It’s been a while since I actually told a tale of how glamourous my life is. The Boston Babydolls are currently performing The Bod of Avon at Naga. Naga isn’t a theatre; it’s a nightclub. This is important.

You might expect that before a show The Babydolls retire to their private dressing room to nibble delicacies, sip champagne, and make ourselves gorgeous at dressing tables with those mirrors with the lights around them.

Here’s the reality. We (performers, tech crew, ushers & other volunteers) show up at Naga about 3 hours before the show. The space is in nightclub mode with padded benches and low cubes they use as drink tables all over the main space and stage. There are huge leather couches in the VIP area at the back of the room.

We clear everything off the stage, except one bench that we’re using in the show. We move the biggest couches onto the floor. We move all the white cubes up into the VIP area and line them along one wall under some light fixtures — that’s our makeup station. We sit on the floor & use little personal makeup mirrors.

Someone unlocks the basement in the building next door and we start hauling our stuff out and bring it over. (Did I mention it was snowing last night?) Stuff consists of everyone’s personal gear (makeup cases, dance bags, hat boxes, &c), 2 trunks and one box of costumes, a small table (a set piece), a clothing rack & hangers, props that are too large to fit in the trunks, microphones for the performers, headsets for the techs, pipe and drape, and probably more that I’m forgetting.

Then 75 chairs and half a dozen cabaret tables. This all goes up a flight of stairs, down a flight of stairs, over to Naga, up a few more stairs, into the venue proper.

Some people set up the chairs, couches, benches, little drink tables, and cabaret tables, wondering how the heck we are going to squeeze so many people in and make sure they have a good view. (I believe the venue exaggerated their seating capacity, but we sold the tickets so we’ll make it work.) Some people set up the pipe & drape in the VIP area to make us a dressing room and make sure all the costumes and props are organized. During all this Hunter is setting up the audio, video, and lights.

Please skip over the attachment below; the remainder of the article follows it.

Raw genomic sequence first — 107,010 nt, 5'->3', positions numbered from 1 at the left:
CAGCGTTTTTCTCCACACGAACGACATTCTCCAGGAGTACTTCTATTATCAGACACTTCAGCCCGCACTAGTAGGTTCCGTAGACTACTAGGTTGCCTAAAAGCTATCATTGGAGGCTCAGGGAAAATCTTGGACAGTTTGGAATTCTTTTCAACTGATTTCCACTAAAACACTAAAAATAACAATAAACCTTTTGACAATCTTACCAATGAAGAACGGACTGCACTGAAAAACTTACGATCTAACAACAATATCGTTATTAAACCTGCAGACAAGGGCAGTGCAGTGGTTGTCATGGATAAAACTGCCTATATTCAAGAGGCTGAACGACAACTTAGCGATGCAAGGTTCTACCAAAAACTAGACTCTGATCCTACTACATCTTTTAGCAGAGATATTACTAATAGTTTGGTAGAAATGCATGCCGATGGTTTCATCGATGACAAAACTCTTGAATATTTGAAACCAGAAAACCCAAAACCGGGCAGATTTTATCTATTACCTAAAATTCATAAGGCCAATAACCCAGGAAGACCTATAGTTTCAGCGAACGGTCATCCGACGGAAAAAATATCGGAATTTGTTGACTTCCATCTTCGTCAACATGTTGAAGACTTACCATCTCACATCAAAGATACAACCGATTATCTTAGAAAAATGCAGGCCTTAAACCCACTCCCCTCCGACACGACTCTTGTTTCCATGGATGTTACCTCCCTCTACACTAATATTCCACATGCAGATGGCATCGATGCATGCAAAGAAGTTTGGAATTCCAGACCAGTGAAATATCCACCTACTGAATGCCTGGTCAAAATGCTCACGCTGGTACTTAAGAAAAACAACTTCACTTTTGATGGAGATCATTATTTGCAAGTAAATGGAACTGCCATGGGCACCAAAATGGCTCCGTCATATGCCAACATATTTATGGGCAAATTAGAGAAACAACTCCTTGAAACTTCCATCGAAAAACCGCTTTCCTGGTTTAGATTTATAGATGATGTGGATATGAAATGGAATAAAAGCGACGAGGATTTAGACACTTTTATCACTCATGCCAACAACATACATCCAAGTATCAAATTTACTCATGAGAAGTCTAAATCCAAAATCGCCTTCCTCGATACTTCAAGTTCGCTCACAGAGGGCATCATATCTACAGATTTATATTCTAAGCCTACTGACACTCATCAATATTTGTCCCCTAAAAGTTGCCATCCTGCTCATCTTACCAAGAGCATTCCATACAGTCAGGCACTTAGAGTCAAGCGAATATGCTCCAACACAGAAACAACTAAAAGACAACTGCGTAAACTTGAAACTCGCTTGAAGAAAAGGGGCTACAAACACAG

Once that is all set up, then we can warm up on stage, do hair & makeup, have a little snack (the folks at Moksa, the restaurant attached to Naga, have generously been providing some scrumptious light refreshments), and be dancers instead of roadies.

After a normal show, we hang out with our fans, pose for pictures, and hawk merch. These shows we have 30 minutes to reverse everything we did a mere few hours before. Fortunately we have some of the Naga staff to help move the seating around and schlepp the chairs back to the basement. We performers pack up the dressing room and dismantle it. You’ll hear cries of “Act One packed?” and a chorus of “Yes!” followed by the trunk latching or “Everyone dressed?” with a positive response means that the pipe & drape starts to come down. We bundle into street clothes and start hauling all our stuff back to the basement.

Then the drinking begins.

Tomorrow I shall tell you a bit about the show itself. I know you’re breathless with anticipation. I might also have a special treat for you.


Published in: on 4 February 2013 at 11:03 am  Leave a Comment